From shutdowns to mass staff testing, casinos in Macau, Malaysia, Singapore, and the Philippines are reacting in a variety of ways amid a COVID-19 spike in Southeast Asia. [Image: Shutterstock.com]
Coronavirus cases spike across region
A sharp spike in COVID-19 cases from new variants in Southeast Asia has prompted a variety of reactions from casinos in the region – with Macau also taking heed – in the face of government mandates.
The largest casino complex in Malaysia, Resorts World Genting (RWG), issued a message on its website on Monday stating that “following the government’s announcement on the nationwide total lockdown, RWG will be temporarily closed until further notice.” According to a Monday Reuters report,
The number of daily new COVID-19 cases in Malaysia has soared past India’s on a per capita basis.”
The casino, located within the RWG complex near the capital Kuala Lumpur, was itself already closed from May 24 under the Malaysian government’s movement control order. Ongoing pandemic-related interruptions have seen Genting Malaysia Bhd, the promoter of RWG, backtrack the opening of its new outdoor theme park, Genting SkyWorlds, from the second to the third quarter of 2021.
Mass staff testing in Singapore
Over on the southern tip of the Malay Peninsula in Singapore, the integrated casino resort Marina Bay Sands Singapore remains open after embarking on mass testing of its staff following two of its workers testing positive for COVID-19.
On its debut in 2010, the resort located in the Downtown Core district of Singapore was known as the world’s expensive standalone casino property. Owned by holding brand Las Vegas Sands Corporation, the Marina Bay Sands casino has four levels of gaming floor space and over 2,300 slot machines.
According to a Marina Bay Sands official release, the casino was temporarily closed “for deep-cleaning from 17 to 19 May” after two employees tested positive. Between May 21 and 26, 7,450 “team members as well as 800 contractors” underwent tests for the virus, with all resulting negative.
The casino, which reopened at 4pm on May 19, currently allows only two patrons per gaming table.
Uncertainties in the Philippines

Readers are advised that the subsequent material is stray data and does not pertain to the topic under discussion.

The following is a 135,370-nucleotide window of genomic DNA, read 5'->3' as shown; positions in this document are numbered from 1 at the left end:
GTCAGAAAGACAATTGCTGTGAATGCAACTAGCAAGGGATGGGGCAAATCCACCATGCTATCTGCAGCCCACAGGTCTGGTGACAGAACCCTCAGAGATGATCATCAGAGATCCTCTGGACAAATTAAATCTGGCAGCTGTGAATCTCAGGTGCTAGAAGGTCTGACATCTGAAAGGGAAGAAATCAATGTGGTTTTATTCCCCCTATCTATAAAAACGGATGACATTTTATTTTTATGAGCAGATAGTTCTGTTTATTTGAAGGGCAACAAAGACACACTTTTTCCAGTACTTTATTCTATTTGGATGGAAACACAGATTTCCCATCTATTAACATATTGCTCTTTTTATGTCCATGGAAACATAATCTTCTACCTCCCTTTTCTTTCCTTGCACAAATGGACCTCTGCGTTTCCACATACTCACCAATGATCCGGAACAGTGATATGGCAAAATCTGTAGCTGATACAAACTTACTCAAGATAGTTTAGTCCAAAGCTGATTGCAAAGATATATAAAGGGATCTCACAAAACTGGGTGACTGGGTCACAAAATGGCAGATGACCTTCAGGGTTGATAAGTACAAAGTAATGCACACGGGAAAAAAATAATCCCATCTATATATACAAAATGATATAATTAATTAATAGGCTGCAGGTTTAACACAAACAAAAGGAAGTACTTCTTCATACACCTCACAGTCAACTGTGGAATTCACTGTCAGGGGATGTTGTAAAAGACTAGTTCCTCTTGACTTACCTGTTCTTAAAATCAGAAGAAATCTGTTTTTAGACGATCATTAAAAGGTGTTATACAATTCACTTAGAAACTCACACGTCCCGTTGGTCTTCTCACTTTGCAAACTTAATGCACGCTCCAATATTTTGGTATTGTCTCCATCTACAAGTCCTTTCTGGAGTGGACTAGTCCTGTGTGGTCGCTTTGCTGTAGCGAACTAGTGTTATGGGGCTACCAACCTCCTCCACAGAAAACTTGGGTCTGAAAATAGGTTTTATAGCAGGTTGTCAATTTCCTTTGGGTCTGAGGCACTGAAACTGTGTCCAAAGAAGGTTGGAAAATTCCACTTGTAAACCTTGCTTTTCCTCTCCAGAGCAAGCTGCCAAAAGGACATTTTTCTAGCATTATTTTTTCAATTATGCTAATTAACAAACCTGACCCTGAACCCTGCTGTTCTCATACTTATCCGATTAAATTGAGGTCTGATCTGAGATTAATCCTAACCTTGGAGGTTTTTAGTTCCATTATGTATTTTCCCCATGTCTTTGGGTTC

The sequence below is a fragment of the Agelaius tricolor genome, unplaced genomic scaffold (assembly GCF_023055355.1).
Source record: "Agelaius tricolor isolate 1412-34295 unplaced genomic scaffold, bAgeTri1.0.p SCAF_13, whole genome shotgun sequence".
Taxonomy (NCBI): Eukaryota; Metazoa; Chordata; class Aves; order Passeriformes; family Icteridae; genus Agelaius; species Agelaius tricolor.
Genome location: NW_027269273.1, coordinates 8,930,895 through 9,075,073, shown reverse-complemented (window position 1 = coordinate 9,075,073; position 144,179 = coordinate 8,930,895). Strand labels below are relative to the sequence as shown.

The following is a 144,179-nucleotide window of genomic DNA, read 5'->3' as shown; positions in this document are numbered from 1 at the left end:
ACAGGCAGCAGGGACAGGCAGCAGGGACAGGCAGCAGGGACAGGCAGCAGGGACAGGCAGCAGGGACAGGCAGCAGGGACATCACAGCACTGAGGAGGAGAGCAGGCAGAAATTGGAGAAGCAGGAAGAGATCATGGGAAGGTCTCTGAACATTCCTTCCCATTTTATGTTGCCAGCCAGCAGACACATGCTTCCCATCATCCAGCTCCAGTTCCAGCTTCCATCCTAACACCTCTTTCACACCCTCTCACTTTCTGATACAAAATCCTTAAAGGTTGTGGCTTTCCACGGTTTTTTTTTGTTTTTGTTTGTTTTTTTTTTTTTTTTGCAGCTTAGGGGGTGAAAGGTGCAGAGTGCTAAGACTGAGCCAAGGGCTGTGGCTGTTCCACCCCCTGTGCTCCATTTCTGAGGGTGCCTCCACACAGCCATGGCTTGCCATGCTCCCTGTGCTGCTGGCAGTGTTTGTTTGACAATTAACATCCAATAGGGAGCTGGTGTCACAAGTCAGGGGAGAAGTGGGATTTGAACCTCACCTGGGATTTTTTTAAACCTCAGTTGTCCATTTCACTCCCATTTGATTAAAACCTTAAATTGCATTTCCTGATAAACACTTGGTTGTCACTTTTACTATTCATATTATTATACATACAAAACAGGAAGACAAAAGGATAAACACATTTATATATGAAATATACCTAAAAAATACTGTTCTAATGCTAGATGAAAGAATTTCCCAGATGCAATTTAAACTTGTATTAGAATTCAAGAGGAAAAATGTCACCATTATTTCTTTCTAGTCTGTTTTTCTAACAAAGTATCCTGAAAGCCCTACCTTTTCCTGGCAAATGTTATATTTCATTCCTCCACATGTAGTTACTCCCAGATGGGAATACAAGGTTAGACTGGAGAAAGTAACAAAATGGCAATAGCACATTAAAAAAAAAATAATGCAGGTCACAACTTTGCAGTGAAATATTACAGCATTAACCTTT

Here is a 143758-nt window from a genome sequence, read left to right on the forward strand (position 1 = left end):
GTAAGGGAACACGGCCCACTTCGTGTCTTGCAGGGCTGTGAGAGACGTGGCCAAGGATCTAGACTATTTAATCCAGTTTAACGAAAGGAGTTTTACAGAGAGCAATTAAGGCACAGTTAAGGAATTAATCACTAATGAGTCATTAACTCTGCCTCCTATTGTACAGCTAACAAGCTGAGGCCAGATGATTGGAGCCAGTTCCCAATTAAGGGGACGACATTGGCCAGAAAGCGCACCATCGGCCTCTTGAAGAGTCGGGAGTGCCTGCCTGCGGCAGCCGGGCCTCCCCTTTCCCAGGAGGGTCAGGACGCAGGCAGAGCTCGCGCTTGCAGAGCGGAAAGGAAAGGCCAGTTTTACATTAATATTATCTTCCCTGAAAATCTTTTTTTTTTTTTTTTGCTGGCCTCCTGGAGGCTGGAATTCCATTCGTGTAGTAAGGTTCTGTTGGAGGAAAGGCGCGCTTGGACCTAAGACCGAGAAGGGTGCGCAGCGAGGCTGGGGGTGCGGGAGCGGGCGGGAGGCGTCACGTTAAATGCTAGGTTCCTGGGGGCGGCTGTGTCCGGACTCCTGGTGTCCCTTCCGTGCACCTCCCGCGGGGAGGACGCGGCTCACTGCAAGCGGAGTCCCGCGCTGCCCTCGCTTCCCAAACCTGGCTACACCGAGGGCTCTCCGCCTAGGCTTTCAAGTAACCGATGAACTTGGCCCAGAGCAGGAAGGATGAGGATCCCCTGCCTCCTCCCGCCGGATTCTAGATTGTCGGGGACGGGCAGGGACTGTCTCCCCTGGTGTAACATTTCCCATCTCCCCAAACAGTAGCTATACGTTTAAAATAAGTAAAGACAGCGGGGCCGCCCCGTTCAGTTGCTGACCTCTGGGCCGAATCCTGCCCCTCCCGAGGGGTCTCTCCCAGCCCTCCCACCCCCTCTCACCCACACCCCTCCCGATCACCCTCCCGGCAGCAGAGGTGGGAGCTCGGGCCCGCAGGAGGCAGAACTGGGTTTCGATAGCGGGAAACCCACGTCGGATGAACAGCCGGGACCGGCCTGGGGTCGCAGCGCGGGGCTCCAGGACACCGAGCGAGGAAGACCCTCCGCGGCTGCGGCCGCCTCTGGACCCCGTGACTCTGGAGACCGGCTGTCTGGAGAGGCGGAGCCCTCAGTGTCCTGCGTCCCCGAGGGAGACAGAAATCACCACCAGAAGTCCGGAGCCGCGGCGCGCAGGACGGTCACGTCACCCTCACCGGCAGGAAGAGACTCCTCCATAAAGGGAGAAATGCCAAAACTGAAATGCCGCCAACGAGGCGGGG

East across the South China Sea in the Philippines capital Manila, according to a report by Inside Asian Gaming, all Metro Manila casinos are closed until June 15 under a General Community Quarantine mandate issued by Philippine President Rodrigo Duterte. Manila’s integrated resorts reportedly “are permitted to welcome invited guests.”
Mixed messages, however, seem par for the course in Metro Manila. On May 28, GGRAsia quoted Philippine gaming regulator PAGCOR as saying Manila casinos are “currently allowed to operate at limited capacity.” The regulatory body did not supply dates when casinos could resume operations, which casinos “had taken up the option”, or what capacity limits applied.
The news website also stated it had approached Entertainment City resorts – City of Dreams Manila, Okada Manila, Resorts World Manila, and Solaire Resort and Casino – for clarity on whether their casinos were operational, with no response forthcoming.
Macau casinos following Nevada’s lead
Outside the Southern Asian region in the Chinese gaming hub of Macau, reports of new COVID-19 cases in the neighboring mainland China province of Guangdong are not falling on deaf ears.
Macau’s six casino operators are rallying behind the local government’s push to boost the inoculation rate. Sands China Ltd, Galaxy Entertainment Group Ltd, Melco Resorts and Entertainment Ltd, Wynn Macau Ltd, and SJM Holdings Ltd are planning to accommodate an outreach vaccination station throughout June. MGG China Holdings Ltd reportedly broke the ice by setting up a vaccination site at MGM Cotai casino resort between May 24 and 25.
Echoing incentives successfully rolled out by industry counterparts in Nevada, the six Macau casino companies are offering sweeteners to encourage staff to take the needle. These range from straight cash, special draws, days off, and other holiday benefits.
too early to tell if the COVID-19 cases in mainland China “would affect Macau’s travel trade in the summer months of July and August”
Macau Travel Industry Council president Andy Wu Keng Kuong and an investor in Macau casino resort Ponte 16, Hoffman Ma Ho Man, believe it is still too early to tell if the COVID-19 cases in mainland China “would affect Macau’s travel trade in the summer months of July and August.”
Casino operators in Macau will keep a close eye on developments while riding a wave of optimism. I February, the gambling hub posted a gross gaming revenue uptick for the first time since September 2019.